Some years ago, I attended the funeral of a dear friend in St. Louis, in the United States. Sr Ann Manganaro was a Sister of Loretto and a physician who worked in El Salvador during the civil war, that lasted twelve years and cost 75,000 lives. We had worked in the same region of El Salvador, a rural area known for its poverty, but also for the strength and endurance of its people. It was also a battleground. There, Ann assisted the sick and the wounded in a make-shift clinic and was beloved by the people.
At the funeral a wonderful Jesuit, Fr John Kavanaugh, offered a moving eulogy. (Before moving to El Salvador), Ann had worked on the neo-natal unit of Cardinal Glennon Hospital in St. Louis and lived at the Catholic Worker House. One morning, she came to see Fr Kavanaugh and told him this story: The previous night, a child was born, four months early. She told how she held that child in the palm of her hand through the night, until the baby finally gave up the struggle for life and died.
Visibly moved and upset, Fr Kavanaugh asked, “What did that child ever have?”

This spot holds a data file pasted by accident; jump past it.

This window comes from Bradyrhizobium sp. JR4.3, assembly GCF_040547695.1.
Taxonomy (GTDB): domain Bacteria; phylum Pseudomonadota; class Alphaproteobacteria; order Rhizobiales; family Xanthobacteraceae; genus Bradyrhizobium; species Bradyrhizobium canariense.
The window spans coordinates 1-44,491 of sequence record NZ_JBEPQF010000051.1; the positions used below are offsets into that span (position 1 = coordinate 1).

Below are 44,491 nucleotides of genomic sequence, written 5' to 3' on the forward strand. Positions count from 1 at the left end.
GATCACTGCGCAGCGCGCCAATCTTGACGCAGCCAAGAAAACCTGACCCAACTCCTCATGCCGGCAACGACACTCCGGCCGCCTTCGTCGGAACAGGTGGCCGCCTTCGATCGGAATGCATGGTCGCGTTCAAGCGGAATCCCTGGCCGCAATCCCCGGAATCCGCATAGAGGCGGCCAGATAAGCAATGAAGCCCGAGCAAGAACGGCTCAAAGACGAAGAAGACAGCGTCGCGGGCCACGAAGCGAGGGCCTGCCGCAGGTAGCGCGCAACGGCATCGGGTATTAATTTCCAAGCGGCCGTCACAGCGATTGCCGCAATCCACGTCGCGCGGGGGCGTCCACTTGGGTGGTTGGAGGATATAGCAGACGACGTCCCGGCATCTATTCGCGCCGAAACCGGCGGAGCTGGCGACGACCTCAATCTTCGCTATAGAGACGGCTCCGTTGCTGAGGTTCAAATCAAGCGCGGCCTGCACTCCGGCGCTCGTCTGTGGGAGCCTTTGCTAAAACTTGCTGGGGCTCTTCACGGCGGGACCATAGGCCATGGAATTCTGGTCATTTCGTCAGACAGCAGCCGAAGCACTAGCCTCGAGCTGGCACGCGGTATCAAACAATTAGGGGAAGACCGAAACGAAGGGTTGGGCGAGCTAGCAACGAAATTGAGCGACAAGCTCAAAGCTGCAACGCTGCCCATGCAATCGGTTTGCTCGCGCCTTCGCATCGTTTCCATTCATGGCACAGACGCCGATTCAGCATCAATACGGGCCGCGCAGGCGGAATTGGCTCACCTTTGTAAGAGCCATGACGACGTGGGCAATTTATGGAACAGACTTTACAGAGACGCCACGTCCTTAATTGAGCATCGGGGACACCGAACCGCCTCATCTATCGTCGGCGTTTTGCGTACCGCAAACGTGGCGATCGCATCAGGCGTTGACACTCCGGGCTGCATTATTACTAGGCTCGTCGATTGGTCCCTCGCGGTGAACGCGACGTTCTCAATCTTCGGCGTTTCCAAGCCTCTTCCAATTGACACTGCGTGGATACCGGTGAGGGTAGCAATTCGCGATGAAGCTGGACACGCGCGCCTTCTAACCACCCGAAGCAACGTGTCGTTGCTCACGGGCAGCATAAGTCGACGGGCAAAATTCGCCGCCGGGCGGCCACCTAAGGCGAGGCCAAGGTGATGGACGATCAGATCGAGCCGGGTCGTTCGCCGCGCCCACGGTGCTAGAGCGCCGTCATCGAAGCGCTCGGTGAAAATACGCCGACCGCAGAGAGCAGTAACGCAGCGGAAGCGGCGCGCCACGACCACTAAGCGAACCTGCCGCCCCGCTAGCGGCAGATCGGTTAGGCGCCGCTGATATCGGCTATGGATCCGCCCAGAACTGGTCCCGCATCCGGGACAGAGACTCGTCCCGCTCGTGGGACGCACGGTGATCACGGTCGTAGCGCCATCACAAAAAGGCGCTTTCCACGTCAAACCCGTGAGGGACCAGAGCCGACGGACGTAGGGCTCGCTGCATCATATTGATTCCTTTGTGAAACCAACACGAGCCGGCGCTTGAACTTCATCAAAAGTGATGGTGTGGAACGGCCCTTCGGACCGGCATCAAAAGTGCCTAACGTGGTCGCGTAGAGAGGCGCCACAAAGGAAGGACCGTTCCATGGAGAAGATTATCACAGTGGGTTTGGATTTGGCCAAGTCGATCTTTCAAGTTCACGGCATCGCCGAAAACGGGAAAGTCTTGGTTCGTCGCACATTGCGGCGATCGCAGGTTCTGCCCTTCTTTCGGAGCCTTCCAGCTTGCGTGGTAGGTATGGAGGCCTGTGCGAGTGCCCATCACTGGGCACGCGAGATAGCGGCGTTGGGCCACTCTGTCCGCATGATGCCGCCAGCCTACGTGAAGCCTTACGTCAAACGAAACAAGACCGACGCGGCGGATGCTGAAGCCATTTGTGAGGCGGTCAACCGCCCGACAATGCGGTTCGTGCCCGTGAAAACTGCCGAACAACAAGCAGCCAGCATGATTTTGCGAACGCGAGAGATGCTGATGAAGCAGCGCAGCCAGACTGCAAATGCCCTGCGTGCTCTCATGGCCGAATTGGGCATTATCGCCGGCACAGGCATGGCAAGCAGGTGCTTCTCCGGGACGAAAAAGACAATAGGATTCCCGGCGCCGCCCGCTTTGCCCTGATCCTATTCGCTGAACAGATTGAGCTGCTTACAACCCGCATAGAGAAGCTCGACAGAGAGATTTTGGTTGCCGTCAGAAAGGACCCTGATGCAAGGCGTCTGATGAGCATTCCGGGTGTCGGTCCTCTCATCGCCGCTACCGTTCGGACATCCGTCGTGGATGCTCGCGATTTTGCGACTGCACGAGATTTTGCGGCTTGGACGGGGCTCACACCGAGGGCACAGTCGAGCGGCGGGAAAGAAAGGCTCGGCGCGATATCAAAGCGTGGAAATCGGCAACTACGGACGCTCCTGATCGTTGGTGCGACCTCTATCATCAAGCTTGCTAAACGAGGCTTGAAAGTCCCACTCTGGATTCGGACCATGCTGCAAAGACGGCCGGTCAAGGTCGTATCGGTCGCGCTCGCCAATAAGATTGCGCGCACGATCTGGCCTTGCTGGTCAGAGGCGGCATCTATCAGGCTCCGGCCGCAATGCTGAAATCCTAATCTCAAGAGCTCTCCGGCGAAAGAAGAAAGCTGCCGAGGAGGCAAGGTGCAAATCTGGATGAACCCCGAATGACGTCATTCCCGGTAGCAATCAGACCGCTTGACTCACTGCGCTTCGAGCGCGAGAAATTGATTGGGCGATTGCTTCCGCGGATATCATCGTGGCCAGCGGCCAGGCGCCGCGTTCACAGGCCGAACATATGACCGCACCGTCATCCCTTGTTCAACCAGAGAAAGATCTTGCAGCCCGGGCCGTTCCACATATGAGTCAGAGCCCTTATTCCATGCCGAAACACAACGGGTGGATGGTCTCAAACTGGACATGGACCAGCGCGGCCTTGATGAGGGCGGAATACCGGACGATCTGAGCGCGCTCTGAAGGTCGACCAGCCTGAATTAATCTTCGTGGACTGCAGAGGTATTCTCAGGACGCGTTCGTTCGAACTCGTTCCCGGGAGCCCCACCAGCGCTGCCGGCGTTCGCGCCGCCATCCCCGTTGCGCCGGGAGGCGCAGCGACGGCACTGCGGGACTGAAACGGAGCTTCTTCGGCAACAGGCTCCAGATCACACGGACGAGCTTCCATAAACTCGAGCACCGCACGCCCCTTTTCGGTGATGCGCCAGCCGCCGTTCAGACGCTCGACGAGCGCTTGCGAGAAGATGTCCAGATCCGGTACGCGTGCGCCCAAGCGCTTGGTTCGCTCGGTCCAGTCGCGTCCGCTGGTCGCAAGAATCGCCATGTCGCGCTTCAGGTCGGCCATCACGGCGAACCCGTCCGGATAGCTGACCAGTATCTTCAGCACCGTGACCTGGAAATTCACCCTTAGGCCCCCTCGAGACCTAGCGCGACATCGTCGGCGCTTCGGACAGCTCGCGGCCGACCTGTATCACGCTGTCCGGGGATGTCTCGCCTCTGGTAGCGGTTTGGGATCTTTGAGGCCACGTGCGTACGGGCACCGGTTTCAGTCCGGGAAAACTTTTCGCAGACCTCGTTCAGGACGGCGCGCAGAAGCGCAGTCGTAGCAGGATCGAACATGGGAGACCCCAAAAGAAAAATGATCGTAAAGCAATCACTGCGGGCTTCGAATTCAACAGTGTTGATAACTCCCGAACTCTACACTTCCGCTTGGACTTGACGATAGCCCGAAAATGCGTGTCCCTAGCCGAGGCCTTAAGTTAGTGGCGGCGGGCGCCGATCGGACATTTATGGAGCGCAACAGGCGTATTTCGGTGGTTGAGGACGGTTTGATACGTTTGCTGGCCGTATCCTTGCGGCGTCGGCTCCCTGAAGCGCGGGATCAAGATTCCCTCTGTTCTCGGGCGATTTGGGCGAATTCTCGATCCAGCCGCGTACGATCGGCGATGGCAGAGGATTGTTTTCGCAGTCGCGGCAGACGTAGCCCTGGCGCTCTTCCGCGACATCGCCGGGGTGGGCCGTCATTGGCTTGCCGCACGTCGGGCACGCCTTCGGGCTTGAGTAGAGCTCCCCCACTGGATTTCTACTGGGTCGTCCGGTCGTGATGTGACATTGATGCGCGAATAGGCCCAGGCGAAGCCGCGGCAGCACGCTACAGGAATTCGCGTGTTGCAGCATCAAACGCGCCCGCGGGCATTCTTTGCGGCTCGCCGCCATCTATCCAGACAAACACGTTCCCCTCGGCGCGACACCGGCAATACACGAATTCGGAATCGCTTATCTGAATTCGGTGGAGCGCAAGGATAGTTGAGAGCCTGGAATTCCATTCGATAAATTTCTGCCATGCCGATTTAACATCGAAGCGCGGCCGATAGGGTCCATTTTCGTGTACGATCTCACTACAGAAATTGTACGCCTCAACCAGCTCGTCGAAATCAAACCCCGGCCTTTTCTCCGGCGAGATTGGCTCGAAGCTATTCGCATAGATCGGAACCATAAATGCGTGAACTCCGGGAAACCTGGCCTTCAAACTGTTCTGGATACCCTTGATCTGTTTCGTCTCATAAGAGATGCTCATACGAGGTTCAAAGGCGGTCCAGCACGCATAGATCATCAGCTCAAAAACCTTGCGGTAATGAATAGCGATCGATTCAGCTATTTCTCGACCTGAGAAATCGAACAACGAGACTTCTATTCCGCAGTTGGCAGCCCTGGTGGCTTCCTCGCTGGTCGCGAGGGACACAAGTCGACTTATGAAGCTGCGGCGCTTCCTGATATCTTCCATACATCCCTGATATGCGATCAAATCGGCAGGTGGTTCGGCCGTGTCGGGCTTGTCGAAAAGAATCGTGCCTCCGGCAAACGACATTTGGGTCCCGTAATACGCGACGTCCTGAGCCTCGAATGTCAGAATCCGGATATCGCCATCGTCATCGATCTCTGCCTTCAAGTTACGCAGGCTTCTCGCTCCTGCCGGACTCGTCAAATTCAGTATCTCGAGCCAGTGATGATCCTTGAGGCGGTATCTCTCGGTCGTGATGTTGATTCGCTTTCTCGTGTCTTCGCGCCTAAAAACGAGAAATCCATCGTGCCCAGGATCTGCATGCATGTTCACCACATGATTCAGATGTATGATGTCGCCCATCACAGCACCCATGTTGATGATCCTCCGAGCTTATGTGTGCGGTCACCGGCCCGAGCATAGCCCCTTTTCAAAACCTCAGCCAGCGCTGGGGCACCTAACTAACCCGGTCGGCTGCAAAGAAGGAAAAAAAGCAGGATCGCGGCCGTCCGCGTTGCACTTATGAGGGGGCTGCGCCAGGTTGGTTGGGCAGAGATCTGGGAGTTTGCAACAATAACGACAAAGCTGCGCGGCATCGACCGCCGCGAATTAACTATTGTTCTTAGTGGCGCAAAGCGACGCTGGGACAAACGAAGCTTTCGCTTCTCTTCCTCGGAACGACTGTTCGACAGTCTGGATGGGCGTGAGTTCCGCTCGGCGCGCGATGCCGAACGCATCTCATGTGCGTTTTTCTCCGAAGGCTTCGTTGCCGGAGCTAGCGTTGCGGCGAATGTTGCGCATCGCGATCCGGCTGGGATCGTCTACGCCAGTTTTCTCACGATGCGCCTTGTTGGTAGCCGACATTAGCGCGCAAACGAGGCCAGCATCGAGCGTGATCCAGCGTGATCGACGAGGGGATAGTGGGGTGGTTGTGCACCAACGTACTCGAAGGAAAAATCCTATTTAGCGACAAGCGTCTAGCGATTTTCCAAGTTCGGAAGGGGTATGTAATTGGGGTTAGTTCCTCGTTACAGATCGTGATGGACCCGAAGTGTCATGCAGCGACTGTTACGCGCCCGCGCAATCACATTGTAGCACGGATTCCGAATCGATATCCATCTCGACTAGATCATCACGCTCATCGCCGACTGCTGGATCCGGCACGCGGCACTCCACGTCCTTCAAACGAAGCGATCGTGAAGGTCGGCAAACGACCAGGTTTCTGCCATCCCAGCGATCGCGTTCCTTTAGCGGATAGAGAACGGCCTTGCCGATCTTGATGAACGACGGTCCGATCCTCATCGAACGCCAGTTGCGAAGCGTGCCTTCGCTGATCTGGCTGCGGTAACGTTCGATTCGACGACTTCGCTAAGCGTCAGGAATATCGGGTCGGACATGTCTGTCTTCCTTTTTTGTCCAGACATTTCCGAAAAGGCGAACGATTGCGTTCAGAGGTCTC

Ann answered, “That child had the capacity to draw forth love from me.”
That story has remained with me through the years, as I remember our days together in El Salvador. When I think about what the church calls, “the preferential option for the poor,” I think of Sr Ann, and many, many inspiring others, especially the poor, who live that commitment every day.
Sr Ann Manganaro died of cancer in 1993. El Salvador Archbishop Oscar Romero was gunned down at the altar in 1980, celebrating Mass. Both loved and served the poor, and both spoke out against poverty, injustice and violence. They bear witness to the Gospel, by their love, by their service and by their prophetic voice for justice.
Before he was killed at the altar, in his last Homily Archbishop Romero reminded us: "Those who surrender to the service of the poor through love of Christ, will live like the grain of wheat that dies. It only apparently dies. If it were not to die, it would remain a solitary grain. The harvest comes because of the grain that dies.”
Scott Wright is the Director of the Columban Centre for Advocacy and Outreach in Washington D.C., United States.